Real-world systems that involve some non-smooth change are often well-modeled by piecewise-smooth systems. However there still remain many gaps in the mathematical theory of such systems. This doctoral thesis presents new results regarding bifurcations of piecewise-smooth, continuous, autonomous systems of ordinary differential equations and maps. Various codimension-two, discontinuity induced bifurcations are unfolded in a rigorous manner. Several of these unfoldings are applied to a mathematical model of the growth of Saccharomyces cerevisiae (a common yeast). The nature of resonance near border-collision bifurcations is described; in particular, the curious geometry of resonance tongues in piecewise-smooth continuous maps is explained in detail. Neimark-Sacker-like border-collision bifurcations are both numerically and theoretically investigated. A comprehensive background section is conveniently provided for those with little or no experience in piecewise-smooth systems.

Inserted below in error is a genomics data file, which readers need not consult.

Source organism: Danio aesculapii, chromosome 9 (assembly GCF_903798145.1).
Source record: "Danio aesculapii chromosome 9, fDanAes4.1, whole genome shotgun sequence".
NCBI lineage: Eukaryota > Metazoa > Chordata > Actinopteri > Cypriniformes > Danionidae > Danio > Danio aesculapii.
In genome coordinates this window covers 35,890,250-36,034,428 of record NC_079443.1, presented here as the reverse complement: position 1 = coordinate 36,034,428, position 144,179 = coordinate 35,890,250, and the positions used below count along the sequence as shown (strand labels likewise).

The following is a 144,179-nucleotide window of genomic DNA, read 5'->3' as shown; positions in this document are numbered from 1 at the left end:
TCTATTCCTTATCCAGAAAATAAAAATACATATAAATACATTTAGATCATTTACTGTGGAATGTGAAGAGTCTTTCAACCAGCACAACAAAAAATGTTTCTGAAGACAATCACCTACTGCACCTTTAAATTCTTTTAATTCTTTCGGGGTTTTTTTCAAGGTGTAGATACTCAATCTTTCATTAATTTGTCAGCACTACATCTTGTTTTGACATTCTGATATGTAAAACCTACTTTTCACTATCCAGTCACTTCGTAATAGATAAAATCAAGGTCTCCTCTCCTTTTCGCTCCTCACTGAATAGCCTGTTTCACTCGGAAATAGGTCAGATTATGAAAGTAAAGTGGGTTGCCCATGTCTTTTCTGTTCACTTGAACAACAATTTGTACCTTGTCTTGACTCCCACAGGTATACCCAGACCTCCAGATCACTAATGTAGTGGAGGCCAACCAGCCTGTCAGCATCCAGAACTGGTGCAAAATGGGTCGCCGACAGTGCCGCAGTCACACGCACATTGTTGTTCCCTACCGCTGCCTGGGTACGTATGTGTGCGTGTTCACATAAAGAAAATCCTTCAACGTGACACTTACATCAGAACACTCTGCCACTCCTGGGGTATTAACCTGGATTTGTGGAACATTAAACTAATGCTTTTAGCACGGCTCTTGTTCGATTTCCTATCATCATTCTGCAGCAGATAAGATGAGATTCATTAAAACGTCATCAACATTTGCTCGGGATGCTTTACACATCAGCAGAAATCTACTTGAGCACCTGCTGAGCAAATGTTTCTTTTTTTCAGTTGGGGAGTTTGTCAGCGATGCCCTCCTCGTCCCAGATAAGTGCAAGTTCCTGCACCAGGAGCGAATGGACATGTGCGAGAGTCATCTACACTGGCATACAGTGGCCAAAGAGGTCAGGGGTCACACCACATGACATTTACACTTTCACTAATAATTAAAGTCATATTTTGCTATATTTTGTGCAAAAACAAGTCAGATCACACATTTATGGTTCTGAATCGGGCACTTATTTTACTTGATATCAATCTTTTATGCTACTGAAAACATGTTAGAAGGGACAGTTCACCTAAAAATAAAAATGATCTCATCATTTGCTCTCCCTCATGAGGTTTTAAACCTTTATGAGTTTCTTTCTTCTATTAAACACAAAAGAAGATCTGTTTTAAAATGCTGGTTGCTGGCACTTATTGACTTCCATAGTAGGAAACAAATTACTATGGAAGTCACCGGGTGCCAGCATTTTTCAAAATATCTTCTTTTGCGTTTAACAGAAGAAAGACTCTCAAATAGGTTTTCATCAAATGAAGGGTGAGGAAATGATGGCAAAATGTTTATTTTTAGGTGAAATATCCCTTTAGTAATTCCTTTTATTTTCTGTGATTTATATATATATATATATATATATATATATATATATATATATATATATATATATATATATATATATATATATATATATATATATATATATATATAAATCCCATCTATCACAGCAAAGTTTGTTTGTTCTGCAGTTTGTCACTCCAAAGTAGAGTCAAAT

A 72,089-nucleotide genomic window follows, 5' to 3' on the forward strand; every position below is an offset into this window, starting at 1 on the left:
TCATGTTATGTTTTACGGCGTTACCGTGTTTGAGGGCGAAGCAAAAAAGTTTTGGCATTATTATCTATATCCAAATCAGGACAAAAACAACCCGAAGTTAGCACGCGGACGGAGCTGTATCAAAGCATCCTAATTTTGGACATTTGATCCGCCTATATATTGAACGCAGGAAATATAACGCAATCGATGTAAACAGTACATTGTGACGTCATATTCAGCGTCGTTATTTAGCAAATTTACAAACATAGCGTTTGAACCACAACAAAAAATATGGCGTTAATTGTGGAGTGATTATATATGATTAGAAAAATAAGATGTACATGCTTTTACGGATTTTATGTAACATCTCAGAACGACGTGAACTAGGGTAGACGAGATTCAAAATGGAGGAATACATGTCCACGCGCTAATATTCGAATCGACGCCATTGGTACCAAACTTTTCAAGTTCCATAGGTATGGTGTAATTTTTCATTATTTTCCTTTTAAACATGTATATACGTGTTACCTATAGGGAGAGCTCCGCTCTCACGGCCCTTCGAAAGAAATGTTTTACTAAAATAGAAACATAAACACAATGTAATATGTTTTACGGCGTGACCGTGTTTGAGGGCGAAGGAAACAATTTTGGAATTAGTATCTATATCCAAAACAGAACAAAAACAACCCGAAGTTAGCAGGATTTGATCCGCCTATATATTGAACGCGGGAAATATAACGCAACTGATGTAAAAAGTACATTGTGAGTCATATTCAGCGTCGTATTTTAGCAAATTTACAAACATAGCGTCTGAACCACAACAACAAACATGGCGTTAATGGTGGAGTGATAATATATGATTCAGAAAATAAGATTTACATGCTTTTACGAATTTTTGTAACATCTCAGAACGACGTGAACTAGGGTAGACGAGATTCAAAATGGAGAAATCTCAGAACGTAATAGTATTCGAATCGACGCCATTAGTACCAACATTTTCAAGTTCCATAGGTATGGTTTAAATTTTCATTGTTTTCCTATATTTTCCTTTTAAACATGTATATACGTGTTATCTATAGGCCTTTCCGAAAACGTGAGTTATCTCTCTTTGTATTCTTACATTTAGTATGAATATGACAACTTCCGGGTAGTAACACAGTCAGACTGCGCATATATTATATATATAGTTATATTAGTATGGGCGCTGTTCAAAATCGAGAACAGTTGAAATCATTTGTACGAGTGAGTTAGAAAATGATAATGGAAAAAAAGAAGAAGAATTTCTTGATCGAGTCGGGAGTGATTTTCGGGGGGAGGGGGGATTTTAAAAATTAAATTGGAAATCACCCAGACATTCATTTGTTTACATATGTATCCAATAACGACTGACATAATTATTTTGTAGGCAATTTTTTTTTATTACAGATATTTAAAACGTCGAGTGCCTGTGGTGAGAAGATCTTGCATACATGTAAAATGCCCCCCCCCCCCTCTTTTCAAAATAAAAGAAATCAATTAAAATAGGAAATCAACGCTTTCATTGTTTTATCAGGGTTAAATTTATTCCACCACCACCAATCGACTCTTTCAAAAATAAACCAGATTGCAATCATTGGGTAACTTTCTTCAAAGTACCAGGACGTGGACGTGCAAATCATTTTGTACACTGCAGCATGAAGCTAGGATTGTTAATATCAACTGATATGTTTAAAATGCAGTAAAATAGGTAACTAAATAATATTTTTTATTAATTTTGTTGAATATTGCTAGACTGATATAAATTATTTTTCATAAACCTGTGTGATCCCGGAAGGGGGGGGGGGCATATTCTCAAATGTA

This book documents the United States Coast Guard career of Herbert E. Nolda, from his enlistment in April 1942 to his discharge in December 1945. The book also encompasses his early life before the war and his life after the war as it relates to veterans' matters. On the morning of December 7, 1941, Herbert was living in Santa Monica, California, where he was employed at the huge Douglas Aircraft factory. He arrived at a boarding house for lunch to find the landlady hysterical with the news of the bombing of Pearl Harbor. Several other young men were there too. Within minutes one of the young men stood up and announced: "Our country's in trouble and needs our help. I'm going down to enlist. Is anyone else coming with me?" "I am," Herbert replied. His time in the service was varied, from patrols on the East Coast, to four major invasions in North Africa and Europe. On June 6, 1944, D-Day, he was manning the #1 gun on his ship, LCI(L) #92 as she plowed into the maelstrom of Omaha Beach. Her sister ship, LCI(L) #91 had hit the beach a half hour earlier. She had been Herbert's home until a month before D-Day. The two small ships became famous in the annuals of D-Day. Later, in mid-August 1945, Herbert was aboard the troop transport, USS Admiral H.T. Mayo anchored at Ulithi Atoll in the South Pacific when the guns of the neighboring ships started firing, but there were no enemy planes in sight. . . This book is filled with the grim and the humorous incidents of war as experienced by a young sailor from landlocked Nebraska. Also interwoven are shorter biographies of some of Herbert's crewmembers. It is richly illustrated with 185 photographs and other historical documents.
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